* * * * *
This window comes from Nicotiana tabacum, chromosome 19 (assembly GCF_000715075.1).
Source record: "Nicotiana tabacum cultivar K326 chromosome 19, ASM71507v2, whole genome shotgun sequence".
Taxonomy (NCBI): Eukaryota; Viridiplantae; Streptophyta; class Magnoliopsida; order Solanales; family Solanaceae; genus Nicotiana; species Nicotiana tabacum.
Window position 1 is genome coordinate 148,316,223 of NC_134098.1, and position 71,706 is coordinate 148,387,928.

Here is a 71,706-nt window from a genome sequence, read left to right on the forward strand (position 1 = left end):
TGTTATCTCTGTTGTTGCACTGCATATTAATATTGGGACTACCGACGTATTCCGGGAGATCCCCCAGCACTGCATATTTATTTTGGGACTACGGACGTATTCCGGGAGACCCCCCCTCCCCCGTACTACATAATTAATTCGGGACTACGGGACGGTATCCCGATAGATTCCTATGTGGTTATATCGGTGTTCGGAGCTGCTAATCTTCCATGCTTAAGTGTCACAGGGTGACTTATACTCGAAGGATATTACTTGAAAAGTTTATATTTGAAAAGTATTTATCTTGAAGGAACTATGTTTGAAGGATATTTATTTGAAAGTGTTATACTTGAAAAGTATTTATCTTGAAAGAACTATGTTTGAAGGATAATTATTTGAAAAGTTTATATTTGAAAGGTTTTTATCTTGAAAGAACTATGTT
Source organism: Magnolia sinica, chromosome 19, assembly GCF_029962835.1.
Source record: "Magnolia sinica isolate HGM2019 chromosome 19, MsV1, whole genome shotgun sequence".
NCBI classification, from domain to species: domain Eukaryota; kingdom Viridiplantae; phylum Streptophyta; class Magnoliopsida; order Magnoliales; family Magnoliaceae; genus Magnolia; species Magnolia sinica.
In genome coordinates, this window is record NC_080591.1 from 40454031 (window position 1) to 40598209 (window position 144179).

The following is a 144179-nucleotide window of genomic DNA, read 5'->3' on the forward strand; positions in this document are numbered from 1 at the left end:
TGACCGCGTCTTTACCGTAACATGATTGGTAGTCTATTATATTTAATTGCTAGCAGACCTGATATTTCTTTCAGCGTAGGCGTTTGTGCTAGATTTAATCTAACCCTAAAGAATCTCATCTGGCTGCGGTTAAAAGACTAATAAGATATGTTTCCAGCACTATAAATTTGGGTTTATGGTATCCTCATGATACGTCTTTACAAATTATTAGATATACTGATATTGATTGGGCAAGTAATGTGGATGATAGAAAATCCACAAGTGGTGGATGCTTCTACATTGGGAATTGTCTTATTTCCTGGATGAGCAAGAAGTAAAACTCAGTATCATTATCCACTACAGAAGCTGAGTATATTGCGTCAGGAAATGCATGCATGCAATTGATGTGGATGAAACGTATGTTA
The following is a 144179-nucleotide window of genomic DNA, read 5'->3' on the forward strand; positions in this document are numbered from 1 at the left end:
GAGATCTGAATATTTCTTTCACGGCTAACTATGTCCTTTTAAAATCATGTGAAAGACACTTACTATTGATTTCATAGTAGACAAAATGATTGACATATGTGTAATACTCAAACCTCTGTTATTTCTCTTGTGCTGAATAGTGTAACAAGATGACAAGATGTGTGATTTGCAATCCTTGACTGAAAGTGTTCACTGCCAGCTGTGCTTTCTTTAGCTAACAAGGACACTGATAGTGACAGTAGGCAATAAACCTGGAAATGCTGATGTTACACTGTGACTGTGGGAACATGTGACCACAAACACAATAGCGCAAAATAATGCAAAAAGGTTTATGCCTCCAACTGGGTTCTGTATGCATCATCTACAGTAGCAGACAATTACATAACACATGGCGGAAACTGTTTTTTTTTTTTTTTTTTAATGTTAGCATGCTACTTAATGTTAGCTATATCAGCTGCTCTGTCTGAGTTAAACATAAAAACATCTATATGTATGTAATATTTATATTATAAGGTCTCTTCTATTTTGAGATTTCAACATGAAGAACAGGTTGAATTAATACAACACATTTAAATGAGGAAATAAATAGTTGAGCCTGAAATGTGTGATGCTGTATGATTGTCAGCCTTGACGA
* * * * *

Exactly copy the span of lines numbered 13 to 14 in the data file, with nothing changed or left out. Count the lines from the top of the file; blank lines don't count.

The following is a 144179-nucleotide window of genomic DNA, read 5'->3' on the forward strand; positions in this document are numbered from 1 at the left end:
GAGATCTGAATATTTCTTTCACGGCTAACTATGTCCTTTTAAAATCATGTGAAAGACACTTACTATTGATTTCATAGTAGACAAAATGATTGACATATGTGTAATACTCAAACCTCTGTTATTTCTCTTGTGCTGAATAGTGTAACAAGATGACAAGATGTGTGATTTGCAATCCTTGACTGAAAGTGTTCACTGCCAGCTGTGCTTTCTTTAGCTAACAAGGACACTGATAGTGACAGTAGGCAATAAACCTGGAAATGCTGATGTTACACTGTGACTGTGGGAACATGTGACCACAAACACAATAGCGCAAAATAATGCAAAAAGGTTTATGCCTCCAACTGGGTTCTGTATGCATCATCTACAGTAGCAGACAATTACATAACACATGGCGGAAACTGTTTTTTTTTTTTTTTTTTAATGTTAGCATGCTACTTAATGTTAGCTATATCAGCTGCTCTGTCTGAGTTAAACATAAAAACATCTATATGTATGTAATATTTATATTATAAGGTCTCTTCTATTTTGAGATTTCAACATGAAGAACAGGTTGAATTAATACAACACATTTAAATGAGGAAATAAATAGTTGAGCCTGAAATGTGTGATGCTGTATGATTGTCAGCCTTGACGA